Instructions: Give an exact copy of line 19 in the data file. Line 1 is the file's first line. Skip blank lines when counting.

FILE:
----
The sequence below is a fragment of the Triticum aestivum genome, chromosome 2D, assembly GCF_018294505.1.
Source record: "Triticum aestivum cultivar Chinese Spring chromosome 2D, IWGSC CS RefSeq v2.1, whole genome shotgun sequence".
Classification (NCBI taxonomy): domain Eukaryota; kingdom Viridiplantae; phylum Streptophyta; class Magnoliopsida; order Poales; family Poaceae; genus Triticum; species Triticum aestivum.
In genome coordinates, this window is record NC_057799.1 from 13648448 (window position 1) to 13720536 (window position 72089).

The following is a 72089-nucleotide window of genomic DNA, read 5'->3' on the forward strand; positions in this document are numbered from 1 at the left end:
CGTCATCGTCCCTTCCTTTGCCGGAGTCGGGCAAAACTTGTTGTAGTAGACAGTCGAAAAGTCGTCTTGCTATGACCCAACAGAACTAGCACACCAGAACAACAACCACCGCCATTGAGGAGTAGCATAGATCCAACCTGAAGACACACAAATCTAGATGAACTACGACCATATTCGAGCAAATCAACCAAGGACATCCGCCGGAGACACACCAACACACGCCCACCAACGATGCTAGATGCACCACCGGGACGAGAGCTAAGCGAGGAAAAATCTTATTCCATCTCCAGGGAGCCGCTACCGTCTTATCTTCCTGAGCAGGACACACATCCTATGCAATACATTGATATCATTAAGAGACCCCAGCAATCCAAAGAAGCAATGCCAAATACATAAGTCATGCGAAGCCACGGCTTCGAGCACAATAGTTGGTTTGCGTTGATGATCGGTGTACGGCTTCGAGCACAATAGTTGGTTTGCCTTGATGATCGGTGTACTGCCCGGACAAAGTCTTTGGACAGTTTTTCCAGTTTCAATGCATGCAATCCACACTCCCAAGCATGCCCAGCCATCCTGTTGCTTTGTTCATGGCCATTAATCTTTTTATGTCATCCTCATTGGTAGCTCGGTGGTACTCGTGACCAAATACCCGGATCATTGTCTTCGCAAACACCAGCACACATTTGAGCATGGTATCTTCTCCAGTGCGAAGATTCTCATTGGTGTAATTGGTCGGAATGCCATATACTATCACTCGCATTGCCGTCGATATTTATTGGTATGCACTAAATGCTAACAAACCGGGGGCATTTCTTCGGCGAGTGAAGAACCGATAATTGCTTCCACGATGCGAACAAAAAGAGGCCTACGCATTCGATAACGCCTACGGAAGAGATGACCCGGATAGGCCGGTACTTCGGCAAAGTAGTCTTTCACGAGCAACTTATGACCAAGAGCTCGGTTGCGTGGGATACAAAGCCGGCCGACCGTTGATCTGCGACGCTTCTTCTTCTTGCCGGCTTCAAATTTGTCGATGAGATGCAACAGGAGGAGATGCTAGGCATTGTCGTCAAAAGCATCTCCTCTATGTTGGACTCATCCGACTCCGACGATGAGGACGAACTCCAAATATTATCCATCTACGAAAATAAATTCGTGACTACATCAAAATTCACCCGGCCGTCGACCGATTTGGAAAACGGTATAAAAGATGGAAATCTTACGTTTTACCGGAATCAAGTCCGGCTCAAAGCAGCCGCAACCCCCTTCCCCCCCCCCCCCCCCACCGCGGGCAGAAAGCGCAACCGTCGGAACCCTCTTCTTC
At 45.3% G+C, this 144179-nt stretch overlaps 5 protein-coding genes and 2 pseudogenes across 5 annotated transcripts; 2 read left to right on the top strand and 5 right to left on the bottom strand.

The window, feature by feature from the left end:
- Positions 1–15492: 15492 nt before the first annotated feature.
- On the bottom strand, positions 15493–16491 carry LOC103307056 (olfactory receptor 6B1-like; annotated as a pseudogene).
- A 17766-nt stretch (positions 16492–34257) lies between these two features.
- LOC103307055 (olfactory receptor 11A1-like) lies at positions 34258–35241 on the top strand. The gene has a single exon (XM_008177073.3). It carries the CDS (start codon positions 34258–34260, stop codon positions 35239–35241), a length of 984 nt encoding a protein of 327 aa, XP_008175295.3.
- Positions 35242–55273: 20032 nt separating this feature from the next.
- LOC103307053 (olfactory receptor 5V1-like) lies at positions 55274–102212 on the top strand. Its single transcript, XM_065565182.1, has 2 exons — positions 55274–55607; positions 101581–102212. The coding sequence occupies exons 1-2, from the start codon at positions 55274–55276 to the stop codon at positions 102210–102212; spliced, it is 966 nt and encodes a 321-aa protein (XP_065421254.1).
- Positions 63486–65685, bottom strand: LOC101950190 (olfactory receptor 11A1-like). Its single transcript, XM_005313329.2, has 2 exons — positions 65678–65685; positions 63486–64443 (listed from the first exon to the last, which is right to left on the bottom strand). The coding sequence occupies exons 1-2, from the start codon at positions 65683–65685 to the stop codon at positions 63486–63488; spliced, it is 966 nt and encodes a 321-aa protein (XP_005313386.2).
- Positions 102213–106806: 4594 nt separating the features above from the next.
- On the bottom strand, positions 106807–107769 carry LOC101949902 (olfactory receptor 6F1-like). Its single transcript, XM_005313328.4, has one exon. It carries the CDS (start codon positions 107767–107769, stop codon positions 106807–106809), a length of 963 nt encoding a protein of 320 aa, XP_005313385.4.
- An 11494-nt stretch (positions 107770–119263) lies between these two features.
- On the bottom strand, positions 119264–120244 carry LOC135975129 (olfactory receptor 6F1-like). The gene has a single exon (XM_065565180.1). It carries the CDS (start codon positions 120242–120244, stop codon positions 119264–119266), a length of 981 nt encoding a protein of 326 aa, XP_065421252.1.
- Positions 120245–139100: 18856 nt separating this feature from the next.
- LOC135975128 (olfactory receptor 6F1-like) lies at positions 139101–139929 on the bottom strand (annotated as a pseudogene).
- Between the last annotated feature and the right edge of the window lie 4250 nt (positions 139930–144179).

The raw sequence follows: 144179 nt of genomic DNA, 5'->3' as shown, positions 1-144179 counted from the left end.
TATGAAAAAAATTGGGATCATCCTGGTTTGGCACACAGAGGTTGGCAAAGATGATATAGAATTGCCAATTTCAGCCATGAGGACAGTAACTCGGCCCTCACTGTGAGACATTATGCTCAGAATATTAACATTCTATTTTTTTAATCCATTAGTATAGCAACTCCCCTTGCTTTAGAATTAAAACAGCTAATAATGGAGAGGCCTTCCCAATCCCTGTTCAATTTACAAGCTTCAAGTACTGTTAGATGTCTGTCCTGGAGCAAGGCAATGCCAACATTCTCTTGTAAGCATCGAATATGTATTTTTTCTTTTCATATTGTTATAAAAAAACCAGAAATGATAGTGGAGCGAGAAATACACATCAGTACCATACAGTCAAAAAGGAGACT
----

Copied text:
- On the bottom strand, positions 119264–120244 carry LOC135975129 (olfactory receptor 6F1-like). The gene has a single exon (XM_065565180.1). It carries the CDS (start codon positions 120242–120244, stop codon positions 119264–119266), a length of 981 nt encoding a protein of 326 aa, XP_065421252.1.